Passwordless authentication: Moving beyond passwords

While SSO and MFA help with the password problem, security experts agree that the real solution is to eliminate passwords. They recommend replacing traditional passwords with one-time passwords, biometrics, and trusted certificates. That’s why companies are adopting protocols like OAuth and OpenIDConnect that enable passwordless authentication.

The newest authentication systems use User and Entity Behavior Analytics (UEBA) to build profiles of users and their behavior, then compare the user’s login attempts with that profile to create a risk score for each login. Anomalies, like logging in from a new location or on a new device, flag the login attempt as higher risk.

These cutting-edge systems adapt the authentication experience based on the risk level. A low-risk login might not require any additional information from the user A higher risk login might require the user to answer a security question. A very high risk login might require a one-time password sent via push notification plus the user’s biometrics.

Hackers will continue to attack. Companies will have to avoid the three mistakes above in order to keep their organizations safe. Ultimately, they’ll need to move beyond passwords, eliminating that weak link, and use AI authentication tools to provide secure access in a smart, frictionless way.

About OneLogin
OneLogin’s Identity and Access Management solution secures access through Vigilance AI, SmartFactor Authentication, and Contextual Login Flows. These tools work together to provide end users with fast, easy authentication while providing IT with the security and visibility needed to protect corporate users and data.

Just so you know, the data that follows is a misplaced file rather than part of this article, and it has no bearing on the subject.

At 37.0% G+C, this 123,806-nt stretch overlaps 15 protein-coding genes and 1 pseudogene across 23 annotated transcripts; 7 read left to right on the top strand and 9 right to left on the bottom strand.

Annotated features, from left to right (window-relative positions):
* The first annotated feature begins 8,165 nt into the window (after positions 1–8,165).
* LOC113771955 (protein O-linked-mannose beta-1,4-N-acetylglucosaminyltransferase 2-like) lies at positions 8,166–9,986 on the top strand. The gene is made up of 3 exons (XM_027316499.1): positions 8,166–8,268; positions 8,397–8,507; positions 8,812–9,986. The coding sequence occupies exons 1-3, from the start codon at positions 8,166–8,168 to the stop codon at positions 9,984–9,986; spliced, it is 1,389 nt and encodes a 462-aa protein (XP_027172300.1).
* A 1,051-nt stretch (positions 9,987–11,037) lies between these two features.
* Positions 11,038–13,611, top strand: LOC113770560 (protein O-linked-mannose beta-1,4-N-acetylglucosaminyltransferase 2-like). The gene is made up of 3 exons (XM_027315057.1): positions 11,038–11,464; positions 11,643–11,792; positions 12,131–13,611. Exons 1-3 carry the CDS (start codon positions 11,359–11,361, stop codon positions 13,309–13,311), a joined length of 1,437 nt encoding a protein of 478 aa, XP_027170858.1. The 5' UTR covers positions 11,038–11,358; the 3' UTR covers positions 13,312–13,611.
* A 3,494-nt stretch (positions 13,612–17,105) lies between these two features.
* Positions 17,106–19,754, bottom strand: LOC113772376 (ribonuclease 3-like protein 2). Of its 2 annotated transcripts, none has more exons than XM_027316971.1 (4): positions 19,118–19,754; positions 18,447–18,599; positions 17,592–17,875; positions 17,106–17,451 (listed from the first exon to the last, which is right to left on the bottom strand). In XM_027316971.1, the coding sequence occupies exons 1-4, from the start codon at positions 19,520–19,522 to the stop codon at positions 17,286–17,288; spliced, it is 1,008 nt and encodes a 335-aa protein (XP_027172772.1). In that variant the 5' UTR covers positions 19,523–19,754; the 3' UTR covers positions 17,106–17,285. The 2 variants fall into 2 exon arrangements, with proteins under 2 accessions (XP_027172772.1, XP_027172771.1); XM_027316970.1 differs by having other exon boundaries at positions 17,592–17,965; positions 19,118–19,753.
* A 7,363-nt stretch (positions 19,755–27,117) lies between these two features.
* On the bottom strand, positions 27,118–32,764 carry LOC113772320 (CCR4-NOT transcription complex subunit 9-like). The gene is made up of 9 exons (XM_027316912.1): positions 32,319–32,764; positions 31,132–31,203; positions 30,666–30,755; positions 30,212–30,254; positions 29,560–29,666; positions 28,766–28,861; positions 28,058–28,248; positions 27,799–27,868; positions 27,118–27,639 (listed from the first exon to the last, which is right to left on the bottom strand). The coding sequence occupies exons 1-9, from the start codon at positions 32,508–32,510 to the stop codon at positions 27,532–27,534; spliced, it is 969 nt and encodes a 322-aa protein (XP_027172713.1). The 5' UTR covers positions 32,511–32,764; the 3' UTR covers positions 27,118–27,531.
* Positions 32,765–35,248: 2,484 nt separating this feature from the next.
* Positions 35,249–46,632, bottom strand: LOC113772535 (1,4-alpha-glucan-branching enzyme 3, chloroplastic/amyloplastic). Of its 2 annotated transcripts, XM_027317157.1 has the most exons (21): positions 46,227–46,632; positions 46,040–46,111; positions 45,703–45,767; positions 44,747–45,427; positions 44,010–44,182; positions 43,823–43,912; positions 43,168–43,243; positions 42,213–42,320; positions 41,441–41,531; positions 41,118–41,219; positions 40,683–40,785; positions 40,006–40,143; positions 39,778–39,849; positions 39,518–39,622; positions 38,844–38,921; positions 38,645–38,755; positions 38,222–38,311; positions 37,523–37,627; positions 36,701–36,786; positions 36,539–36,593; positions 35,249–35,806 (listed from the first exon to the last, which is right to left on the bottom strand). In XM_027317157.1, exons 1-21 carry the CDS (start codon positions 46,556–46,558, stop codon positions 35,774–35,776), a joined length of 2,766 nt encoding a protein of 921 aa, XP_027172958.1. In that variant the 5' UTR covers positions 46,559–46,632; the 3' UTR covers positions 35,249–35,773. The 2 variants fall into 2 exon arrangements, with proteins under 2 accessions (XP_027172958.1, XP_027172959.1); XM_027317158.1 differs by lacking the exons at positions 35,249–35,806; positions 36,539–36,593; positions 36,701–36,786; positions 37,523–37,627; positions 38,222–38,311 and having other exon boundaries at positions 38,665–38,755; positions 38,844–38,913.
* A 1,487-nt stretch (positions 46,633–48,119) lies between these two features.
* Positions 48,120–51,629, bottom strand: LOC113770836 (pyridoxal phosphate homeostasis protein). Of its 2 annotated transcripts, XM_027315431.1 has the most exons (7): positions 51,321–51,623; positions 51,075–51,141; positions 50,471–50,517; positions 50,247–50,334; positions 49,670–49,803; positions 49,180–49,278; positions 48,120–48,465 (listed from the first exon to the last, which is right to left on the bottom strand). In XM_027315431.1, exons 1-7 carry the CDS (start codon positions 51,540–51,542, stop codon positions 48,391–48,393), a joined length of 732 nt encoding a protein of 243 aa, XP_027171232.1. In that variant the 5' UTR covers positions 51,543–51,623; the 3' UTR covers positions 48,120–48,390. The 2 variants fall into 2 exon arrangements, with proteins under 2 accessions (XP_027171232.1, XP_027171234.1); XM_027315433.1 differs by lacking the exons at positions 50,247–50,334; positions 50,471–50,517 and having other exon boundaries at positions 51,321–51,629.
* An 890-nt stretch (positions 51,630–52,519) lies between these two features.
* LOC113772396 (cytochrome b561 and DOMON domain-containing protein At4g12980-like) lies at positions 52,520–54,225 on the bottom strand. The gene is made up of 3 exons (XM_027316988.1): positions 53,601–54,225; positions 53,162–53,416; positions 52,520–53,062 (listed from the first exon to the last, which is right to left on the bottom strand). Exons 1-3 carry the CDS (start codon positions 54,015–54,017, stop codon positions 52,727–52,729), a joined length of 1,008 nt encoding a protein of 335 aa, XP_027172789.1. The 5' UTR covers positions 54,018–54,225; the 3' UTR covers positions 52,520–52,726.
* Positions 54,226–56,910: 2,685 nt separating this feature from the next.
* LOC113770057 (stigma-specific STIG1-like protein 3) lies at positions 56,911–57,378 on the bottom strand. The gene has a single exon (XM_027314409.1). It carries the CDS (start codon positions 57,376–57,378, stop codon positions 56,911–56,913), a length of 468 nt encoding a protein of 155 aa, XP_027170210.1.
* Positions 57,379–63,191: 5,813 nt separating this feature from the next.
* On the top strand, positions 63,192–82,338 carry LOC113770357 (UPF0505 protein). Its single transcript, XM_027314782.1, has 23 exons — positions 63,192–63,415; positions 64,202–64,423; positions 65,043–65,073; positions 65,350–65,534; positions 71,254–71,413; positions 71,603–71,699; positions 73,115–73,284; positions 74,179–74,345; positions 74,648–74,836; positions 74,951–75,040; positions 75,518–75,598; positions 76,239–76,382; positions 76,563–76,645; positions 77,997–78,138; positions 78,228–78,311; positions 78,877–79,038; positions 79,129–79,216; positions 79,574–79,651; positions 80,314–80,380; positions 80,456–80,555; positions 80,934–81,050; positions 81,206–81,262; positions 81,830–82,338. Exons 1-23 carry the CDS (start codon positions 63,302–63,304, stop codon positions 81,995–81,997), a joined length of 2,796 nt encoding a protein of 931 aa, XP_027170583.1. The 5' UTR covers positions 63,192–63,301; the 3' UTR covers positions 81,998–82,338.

Powered by artificial intelligence and machine learning, Vigilance AI ingests and analyzes large volumes of data and leverages User and Entity Behavior Analytics (UEBA) to build a profile of typical user behavior. It identifies and communicates anomalies in real-time for advanced threat defense.

SmartFactor Authentication delivers a context-aware authentication methodology based on AI/ML insights into user behavior. It determines the optimal authentication process for a given login attempt, based on the Vigilance AI risk score

Contextual Login Flows are auto-configured authentication flows determined by the risk analysis. The authentication process adapts and changes to require the appropriate authentication factors and order, using MFA, certificates, and biometric factors.

Equifax breach: In 2017, a failure to patch a known bug, two-months old, felled Equifax. This despite the fact that the software vulnerability was discovered before the breach. From mid-May to July unauthorized data was accessed at Equifax with names, social security numbers, birth dates, addresses, and even driver’s license numbers stolen, affecting more than 146 million people.
Anthem breach: Healthcare company Anthem suffered a breach in 2015 as a result of a phishing attack. Five employees opened an attachment in an email that downloaded a key logger program on their machines, capturing their usernames and passwords. Criminals used that information to hack over 80 million medical records.